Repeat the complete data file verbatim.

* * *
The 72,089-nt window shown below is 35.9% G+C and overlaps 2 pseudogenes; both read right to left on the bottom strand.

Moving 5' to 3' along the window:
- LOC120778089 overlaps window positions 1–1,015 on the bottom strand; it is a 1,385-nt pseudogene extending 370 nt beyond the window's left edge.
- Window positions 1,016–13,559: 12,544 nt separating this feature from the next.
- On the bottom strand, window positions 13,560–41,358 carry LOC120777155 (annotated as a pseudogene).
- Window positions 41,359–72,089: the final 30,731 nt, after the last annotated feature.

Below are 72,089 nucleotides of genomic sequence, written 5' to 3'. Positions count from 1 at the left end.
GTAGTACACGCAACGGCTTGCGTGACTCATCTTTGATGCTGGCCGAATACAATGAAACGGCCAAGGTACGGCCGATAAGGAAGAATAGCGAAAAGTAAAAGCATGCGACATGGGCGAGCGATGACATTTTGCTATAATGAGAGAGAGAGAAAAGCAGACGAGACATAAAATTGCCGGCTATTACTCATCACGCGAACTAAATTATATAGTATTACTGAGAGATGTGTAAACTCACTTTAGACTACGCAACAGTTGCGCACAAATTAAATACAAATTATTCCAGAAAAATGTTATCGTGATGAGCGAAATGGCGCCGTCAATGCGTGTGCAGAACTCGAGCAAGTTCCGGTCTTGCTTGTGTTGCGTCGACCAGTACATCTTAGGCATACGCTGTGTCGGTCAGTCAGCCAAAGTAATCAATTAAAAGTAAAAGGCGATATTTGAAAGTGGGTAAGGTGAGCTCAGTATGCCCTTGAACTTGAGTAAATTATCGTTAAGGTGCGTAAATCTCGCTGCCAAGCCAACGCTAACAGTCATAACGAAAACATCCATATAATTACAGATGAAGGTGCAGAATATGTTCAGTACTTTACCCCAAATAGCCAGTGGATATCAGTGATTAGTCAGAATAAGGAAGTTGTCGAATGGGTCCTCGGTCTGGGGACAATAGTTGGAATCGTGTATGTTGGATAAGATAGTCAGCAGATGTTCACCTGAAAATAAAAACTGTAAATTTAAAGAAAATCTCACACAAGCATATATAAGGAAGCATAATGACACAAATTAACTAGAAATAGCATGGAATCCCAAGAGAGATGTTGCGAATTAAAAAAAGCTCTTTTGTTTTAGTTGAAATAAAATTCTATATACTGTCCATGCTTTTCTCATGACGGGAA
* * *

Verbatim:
The 72,089-nt window shown below is 35.9% G+C and overlaps 2 pseudogenes; both read right to left on the bottom strand.

Moving 5' to 3' along the window:
- LOC120778089 overlaps window positions 1–1,015 on the bottom strand; it is a 1,385-nt pseudogene extending 370 nt beyond the window's left edge.
- Window positions 1,016–13,559: 12,544 nt separating this feature from the next.
- On the bottom strand, window positions 13,560–41,358 carry LOC120777155 (annotated as a pseudogene).
- Window positions 41,359–72,089: the final 30,731 nt, after the last annotated feature.

Below are 72,089 nucleotides of genomic sequence, written 5' to 3'. Positions count from 1 at the left end.
GTAGTACACGCAACGGCTTGCGTGACTCATCTTTGATGCTGGCCGAATACAATGAAACGGCCAAGGTACGGCCGATAAGGAAGAATAGCGAAAAGTAAAAGCATGCGACATGGGCGAGCGATGACATTTTGCTATAATGAGAGAGAGAGAAAAGCAGACGAGACATAAAATTGCCGGCTATTACTCATCACGCGAACTAAATTATATAGTATTACTGAGAGATGTGTAAACTCACTTTAGACTACGCAACAGTTGCGCACAAATTAAATACAAATTATTCCAGAAAAATGTTATCGTGATGAGCGAAATGGCGCCGTCAATGCGTGTGCAGAACTCGAGCAAGTTCCGGTCTTGCTTGTGTTGCGTCGACCAGTACATCTTAGGCATACGCTGTGTCGGTCAGTCAGCCAAAGTAATCAATTAAAAGTAAAAGGCGATATTTGAAAGTGGGTAAGGTGAGCTCAGTATGCCCTTGAACTTGAGTAAATTATCGTTAAGGTGCGTAAATCTCGCTGCCAAGCCAACGCTAACAGTCATAACGAAAACATCCATATAATTACAGATGAAGGTGCAGAATATGTTCAGTACTTTACCCCAAATAGCCAGTGGATATCAGTGATTAGTCAGAATAAGGAAGTTGTCGAATGGGTCCTCGGTCTGGGGACAATAGTTGGAATCGTGTATGTTGGATAAGATAGTCAGCAGATGTTCACCTGAAAATAAAAACTGTAAATTTAAAGAAAATCTCACACAAGCATATATAAGGAAGCATAATGACACAAATTAACTAGAAATAGCATGGAATCCCAAGAGAGATGTTGCGAATTAAAAAAAGCTCTTTTGTTTTAGTTGAAATAAAATTCTATATACTGTCCATGCTTTTCTCATGACGGGAA